Back to Background Information on Digital Twins
Back to Pre-Meeting Webinars
Webinar: An Introduction to Digital Twins
Russell Irving, GE Chief Engineer & Digital Twin General Manager, Retired
Marc Horner, Ph.D. Principal Engineer, Healthcare
Organized by: Leonardo Angelone, Ph.D., National Institute on Drug Abuse (NIDA), NIH on behalf of IMAG
These webinars are posted on the MSM YouTube Channel (2 parts)
An Introduction to Digital Twins
Physics-based models, e.g. computational fluid dynamics and finite element analysis, provide a virtual platform to evaluate design ideas prior to building physical prototypes. These tools have a long history of improving product design and process performance in many industries, especially automotive, aerospace, and defense. Traditionally, simulation input data has represented a nominal configuration or may have included uncertainty to provide a statistical understanding of performance. The recent emergence of the Internet of Things (IoT) has enabled the development of digital twins that model the performance of products and/or processes in the real-world. The result is a digital twin that can be used to make predictions about the current and/or performance in the field, improve operations and productivity, and reduce the risk of unplanned downtime.
Building on the success of other industries, the digital twin concept is now taking hold in healthcare. Unique to healthcare, digital twins can represent diverse elements of the treatment process, ranging from medical devices to patients to healthcare delivery systems and other aspects of patient care. Wearable medical devices are a current example of how patient data combined with physiological models can optimize treatment for individual patients. This presentation will provide background on the digital twin concept, providing illustrative examples from various industries. Focusing on healthcare, a digital twin of the drug delivery sub-system of an infusion pump connected to physiological models of drug absorption and drug processing by the human body will be presented. The result being a digital physiological twin that improves the ability of today’s medical devices to treat patient more effectively and accurately.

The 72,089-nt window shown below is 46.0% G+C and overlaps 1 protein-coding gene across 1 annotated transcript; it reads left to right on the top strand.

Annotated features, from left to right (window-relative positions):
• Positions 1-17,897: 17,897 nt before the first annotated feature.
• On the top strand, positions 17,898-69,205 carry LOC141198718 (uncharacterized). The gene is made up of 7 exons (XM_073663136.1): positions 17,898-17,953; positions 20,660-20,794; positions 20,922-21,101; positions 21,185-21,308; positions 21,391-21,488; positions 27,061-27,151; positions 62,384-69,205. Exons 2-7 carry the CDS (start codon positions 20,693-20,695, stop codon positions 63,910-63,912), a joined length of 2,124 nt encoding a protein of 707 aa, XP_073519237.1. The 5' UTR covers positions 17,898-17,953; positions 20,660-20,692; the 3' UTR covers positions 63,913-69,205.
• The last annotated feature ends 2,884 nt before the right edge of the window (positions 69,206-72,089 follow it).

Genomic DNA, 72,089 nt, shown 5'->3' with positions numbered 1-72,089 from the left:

About Rusty Irving:
Rusty Irving has very recently retired as the Digital Twin Platform Leader and Chief Engineer at GE Research. A position he held since January 2016. In this capacity, he oversaw the development of Digital Twin technology. It is one of GE’s newest products as featured in the company’s 2015 and 2016 annual reports.
Previous to this Rusty was the Services Technology Leader and Chief Engineer at GE Research. In this role he was responsible for the > $50M in service technology projects at GRC. These projects spanned inspection, repair, sensing systems, monitoring, diagnostics, prognostics, and lifing. He shaped the vision and roadmap for service technology capabilities in the company by analyzing the competitive landscape and communicating its implications for the businesses. Leading up to this Rusty had been in successive engineering roles of increasing technical contribution and organizational leadership.
Rusty attended Siena College and graduated with a B.S. Degree in Computer Science in 1985 with a concentration in Math and Physics. Upon graduation he entered the Software Technology Training Program at GE Research in Schenectady, New York. In 1988 Rusty graduated from that program and also received his Master’s Degree in Computer Science from Rensselaer Polytechnic Institute.
About Marc Horner:
Dr. Marc Horner is a principal engineer leading technical initiatives for the healthcare industry at ANSYS, Inc. Marc joined ANSYS after earning his Ph.D. in Chemical Engineering from Northwestern University in 2001. Marc currently holds a number of industry leadership positions, with a focus on model credibility frameworks, regulatory science, and clinical applications. These include Vice Chair of the ASME V&V40 Sub-Committee and Chair of the AAPS Process Modeling and Simulation Focus Group (PMSFG). Lastly, Marc is an Executive Committee Member of the IMAG/MSM Credible Practice of Modeling & Simulation in Healthcare project, which aims to establish a task-oriented collaborative platform that outlines credible practices of simulation-based medicine.